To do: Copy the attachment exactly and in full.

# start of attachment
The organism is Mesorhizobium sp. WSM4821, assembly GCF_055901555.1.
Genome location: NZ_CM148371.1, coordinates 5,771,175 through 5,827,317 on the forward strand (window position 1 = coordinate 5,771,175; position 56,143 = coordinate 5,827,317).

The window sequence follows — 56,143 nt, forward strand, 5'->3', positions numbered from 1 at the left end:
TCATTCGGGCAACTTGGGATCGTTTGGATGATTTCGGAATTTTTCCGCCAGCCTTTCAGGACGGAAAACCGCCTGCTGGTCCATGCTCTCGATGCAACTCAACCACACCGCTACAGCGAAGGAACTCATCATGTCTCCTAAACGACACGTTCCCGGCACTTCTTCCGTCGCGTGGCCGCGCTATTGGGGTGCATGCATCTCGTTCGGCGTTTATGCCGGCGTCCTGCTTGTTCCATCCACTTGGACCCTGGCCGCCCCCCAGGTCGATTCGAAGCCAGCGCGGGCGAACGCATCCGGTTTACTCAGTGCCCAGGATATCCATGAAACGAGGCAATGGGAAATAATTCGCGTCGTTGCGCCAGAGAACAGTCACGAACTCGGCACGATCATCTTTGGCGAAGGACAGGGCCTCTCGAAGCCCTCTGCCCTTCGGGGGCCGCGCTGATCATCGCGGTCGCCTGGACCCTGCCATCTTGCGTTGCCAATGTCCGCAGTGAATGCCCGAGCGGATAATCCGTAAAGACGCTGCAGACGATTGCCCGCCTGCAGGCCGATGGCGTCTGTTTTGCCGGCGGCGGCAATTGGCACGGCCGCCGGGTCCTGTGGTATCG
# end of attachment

The organism is Mesorhizobium sp. WSM4821, assembly GCF_055901555.1.
Genome location: NZ_CM148371.1, coordinates 5,771,175 through 5,827,317 on the forward strand (window position 1 = coordinate 5,771,175; position 56,143 = coordinate 5,827,317).

The window sequence follows — 56,143 nt, forward strand, 5'->3', positions numbered from 1 at the left end:
TCATTCGGGCAACTTGGGATCGTTTGGATGATTTCGGAATTTTTCCGCCAGCCTTTCAGGACGGAAAACCGCCTGCTGGTCCATGCTCTCGATGCAACTCAACCACACCGCTACAGCGAAGGAACTCATCATGTCTCCTAAACGACACGTTCCCGGCACTTCTTCCGTCGCGTGGCCGCGCTATTGGGGTGCATGCATCTCGTTCGGCGTTTATGCCGGCGTCCTGCTTGTTCCATCCACTTGGACCCTGGCCGCCCCCCAGGTCGATTCGAAGCCAGCGCGGGCGAACGCATCCGGTTTACTCAGTGCCCAGGATATCCATGAAACGAGGCAATGGGAAATAATTCGCGTCGTTGCGCCAGAGAACAGTCACGAACTCGGCACGATCATCTTTGGCGAAGGACAGGGCCTCTCGAAGCCCTCTGCCCTTCGGGGGCCGCGCTGATCATCGCGGTCGCCTGGACCCTGCCATCTTGCGTTGCCAATGTCCGCAGTGAATGCCCGAGCGGATAATCCGTAAAGACGCTGCAGACGATTGCCCGCCTGCAGGCCGATGGCGTCTGTTTTGCCGGCGGCGGCAATTGGCACGGCCGCCGGGTCCTGTGGTATCG